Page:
The intestinal epithelium is rapidly renewed every 3-5 days from both active cycling stem cells, as well as, more quiescent stem cells. The radiation-induced gastrointestinal syndrome (RIGS) results from dose-dependent, cytocidal effects of radiation on intestinal stem cells. Preliminary work from our group has demonstrated using inducible Cre-dependent lineage tracing that Keratin-19 (Krt19) labels intestinal stem cells distinct from Lgr5+ CBCs and located above the +4 region. In contrast to Lgr5+ cells, Krt19+ stem cells are radioresistant and can regenerate the small intestine following 12Gy radiation. In addition, data from our group has shown that both mesenchymal cells and nerves are important in modulating stem cells and contributing to regeneration. Thus, it is our hypothesis that the +4 intestinal stem cell (ISC) marked by Krt19 is critical to the response to radiation injury, and maybe regulated by stromal factors distinct from that for Lgr5+ stem cells. We will explore this hypothesis through three specific aims. (1) What is the hierarchical relationship and characteristics that distinguish Lgr5+ and Krt19+ stem cells. We will use in vivo lineage tracing, in vitro organoids and gene expression studies to explore these distinct stem cell populations. (2) What is the role of neural factors in ISC expansion in response to radiation injury? We will use murine models with altered serotonin and cholinergic signaling to assess the response of ISCs to radiation injury. (3) How do intestinal growth factors regulate ISC regeneration in mice after radiation? We will examine defined intestinal growth factors (such as R-spondin1 and KGF), as well as other candidate niche factors, in the protection and mitigation of RIGS. There are currently no approved medical countermeasures to alleviate the RIGS. Overall, this proposal will investigate the hierarchy, cell fate, and role in regeneration of various ISC populations post radiation.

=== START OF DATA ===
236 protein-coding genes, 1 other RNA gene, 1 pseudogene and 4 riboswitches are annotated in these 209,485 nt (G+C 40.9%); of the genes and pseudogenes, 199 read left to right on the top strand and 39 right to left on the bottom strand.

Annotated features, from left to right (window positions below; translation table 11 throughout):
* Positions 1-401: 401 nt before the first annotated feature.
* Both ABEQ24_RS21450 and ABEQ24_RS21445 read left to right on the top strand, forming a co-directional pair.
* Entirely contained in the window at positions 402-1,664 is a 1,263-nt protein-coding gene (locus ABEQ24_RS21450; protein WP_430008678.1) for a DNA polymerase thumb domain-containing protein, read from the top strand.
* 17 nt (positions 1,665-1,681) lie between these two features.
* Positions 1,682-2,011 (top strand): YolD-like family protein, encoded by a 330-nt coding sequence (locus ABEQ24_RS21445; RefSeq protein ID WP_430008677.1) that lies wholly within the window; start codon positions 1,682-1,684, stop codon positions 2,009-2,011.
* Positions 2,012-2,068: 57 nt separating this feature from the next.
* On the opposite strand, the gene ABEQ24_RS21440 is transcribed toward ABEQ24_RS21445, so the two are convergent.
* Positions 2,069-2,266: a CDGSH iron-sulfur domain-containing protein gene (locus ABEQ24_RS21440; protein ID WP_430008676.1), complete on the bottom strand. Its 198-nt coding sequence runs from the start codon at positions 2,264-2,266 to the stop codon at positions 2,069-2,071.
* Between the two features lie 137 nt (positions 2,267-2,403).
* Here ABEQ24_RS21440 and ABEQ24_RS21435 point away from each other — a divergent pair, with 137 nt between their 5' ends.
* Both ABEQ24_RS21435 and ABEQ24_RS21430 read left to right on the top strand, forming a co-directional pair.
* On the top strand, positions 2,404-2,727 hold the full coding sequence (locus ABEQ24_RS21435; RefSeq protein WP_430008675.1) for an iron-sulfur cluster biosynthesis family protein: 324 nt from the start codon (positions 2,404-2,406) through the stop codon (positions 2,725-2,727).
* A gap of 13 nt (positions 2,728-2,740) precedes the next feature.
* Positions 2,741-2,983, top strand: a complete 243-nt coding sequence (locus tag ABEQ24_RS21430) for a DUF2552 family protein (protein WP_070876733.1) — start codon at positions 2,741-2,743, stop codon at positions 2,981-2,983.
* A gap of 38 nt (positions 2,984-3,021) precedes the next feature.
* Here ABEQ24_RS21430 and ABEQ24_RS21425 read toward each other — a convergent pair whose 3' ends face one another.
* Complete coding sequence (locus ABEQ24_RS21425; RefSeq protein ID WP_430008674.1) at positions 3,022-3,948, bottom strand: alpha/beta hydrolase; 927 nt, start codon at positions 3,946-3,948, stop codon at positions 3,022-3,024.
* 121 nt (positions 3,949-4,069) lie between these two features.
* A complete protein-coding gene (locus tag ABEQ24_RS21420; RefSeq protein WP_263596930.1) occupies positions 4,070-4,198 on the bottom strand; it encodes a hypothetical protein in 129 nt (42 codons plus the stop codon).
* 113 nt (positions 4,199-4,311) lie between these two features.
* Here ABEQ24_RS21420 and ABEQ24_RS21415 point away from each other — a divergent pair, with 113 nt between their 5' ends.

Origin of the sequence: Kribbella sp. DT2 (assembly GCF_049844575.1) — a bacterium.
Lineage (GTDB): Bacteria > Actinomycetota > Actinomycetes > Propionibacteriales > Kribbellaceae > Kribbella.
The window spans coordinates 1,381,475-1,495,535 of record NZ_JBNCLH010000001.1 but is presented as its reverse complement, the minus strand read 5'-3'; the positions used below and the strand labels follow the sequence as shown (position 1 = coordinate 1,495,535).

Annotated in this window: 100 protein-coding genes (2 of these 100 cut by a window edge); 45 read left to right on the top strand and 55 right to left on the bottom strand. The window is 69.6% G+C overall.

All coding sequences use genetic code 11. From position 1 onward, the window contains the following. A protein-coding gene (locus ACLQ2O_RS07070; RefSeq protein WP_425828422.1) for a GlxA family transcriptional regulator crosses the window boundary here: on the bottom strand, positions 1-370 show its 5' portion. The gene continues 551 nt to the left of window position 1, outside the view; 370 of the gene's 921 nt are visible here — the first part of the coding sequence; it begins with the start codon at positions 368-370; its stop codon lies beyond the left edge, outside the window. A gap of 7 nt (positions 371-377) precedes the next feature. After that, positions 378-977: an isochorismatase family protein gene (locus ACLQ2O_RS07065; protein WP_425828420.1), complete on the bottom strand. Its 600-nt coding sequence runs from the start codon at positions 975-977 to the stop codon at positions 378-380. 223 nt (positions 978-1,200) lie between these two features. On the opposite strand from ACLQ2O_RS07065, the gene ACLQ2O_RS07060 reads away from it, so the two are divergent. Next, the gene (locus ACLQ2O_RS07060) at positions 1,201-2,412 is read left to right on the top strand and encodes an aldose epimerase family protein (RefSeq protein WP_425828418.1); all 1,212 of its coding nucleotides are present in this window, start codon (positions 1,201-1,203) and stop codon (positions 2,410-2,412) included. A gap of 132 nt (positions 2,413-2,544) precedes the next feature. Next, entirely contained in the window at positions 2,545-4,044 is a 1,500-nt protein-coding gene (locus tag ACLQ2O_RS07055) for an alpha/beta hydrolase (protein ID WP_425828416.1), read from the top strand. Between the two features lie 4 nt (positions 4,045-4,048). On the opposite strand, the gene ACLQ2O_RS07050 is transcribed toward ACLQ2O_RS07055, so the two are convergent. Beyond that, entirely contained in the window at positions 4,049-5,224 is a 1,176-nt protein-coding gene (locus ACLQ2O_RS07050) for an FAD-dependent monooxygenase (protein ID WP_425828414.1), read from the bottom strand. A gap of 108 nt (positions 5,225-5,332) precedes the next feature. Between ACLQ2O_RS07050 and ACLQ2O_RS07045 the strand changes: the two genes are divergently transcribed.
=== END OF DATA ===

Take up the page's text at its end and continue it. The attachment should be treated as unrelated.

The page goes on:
In this study, we plan to study the role of Krt19+ versus Lgr5+ stem cells in the radiation- induced gastrointestinal syndrome (RIGS) that results from cytocidal effects of radiation on intestinal stem cells. We have demonstrated differences in radiosensitivities among these two stem cell populations, and hypothesize that different neural and/or stromal niche factors regulate the two stem cell pools in distinct manners. Thus, we aim to characterize Krt19+ versus Lgr5+ stem cells in the epithelial radiation response and identify novel therapeutic agents for radiation-induced gastrointestinal injury.